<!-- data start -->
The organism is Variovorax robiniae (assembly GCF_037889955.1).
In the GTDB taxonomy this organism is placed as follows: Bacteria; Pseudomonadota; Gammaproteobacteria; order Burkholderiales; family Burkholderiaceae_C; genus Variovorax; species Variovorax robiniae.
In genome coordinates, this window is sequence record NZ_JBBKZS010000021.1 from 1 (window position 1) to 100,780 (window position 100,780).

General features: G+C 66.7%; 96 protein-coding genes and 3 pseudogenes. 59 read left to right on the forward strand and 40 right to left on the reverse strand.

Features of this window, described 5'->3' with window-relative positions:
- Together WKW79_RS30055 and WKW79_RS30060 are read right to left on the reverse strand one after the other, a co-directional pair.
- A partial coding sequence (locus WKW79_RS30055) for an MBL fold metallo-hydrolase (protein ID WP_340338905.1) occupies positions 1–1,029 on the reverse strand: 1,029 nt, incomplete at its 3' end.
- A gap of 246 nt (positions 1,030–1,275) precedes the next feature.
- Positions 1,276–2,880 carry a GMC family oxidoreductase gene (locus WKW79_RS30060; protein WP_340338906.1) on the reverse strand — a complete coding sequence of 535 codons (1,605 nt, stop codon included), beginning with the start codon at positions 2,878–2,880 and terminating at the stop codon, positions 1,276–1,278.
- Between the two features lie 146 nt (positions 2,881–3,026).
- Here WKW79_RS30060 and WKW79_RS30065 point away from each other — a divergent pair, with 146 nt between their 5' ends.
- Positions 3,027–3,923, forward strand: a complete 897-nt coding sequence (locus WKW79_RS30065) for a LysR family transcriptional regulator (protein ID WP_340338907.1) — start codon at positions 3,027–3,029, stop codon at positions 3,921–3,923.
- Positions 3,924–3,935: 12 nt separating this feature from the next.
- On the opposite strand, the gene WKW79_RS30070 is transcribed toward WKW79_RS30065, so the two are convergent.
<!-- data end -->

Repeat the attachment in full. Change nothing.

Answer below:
The organism is Variovorax robiniae (assembly GCF_037889955.1).
In the GTDB taxonomy this organism is placed as follows: Bacteria; Pseudomonadota; Gammaproteobacteria; order Burkholderiales; family Burkholderiaceae_C; genus Variovorax; species Variovorax robiniae.
In genome coordinates, this window is sequence record NZ_JBBKZS010000021.1 from 1 (window position 1) to 100,780 (window position 100,780).

General features: G+C 66.7%; 96 protein-coding genes and 3 pseudogenes. 59 read left to right on the forward strand and 40 right to left on the reverse strand.

Features of this window, described 5'->3' with window-relative positions:
- Together WKW79_RS30055 and WKW79_RS30060 are read right to left on the reverse strand one after the other, a co-directional pair.
- A partial coding sequence (locus WKW79_RS30055) for an MBL fold metallo-hydrolase (protein ID WP_340338905.1) occupies positions 1–1,029 on the reverse strand: 1,029 nt, incomplete at its 3' end.
- A gap of 246 nt (positions 1,030–1,275) precedes the next feature.
- Positions 1,276–2,880 carry a GMC family oxidoreductase gene (locus WKW79_RS30060; protein WP_340338906.1) on the reverse strand — a complete coding sequence of 535 codons (1,605 nt, stop codon included), beginning with the start codon at positions 2,878–2,880 and terminating at the stop codon, positions 1,276–1,278.
- Between the two features lie 146 nt (positions 2,881–3,026).
- Here WKW79_RS30060 and WKW79_RS30065 point away from each other — a divergent pair, with 146 nt between their 5' ends.
- Positions 3,027–3,923, forward strand: a complete 897-nt coding sequence (locus WKW79_RS30065) for a LysR family transcriptional regulator (protein ID WP_340338907.1) — start codon at positions 3,027–3,029, stop codon at positions 3,921–3,923.
- Positions 3,924–3,935: 12 nt separating this feature from the next.
- On the opposite strand, the gene WKW79_RS30070 is transcribed toward WKW79_RS30065, so the two are convergent.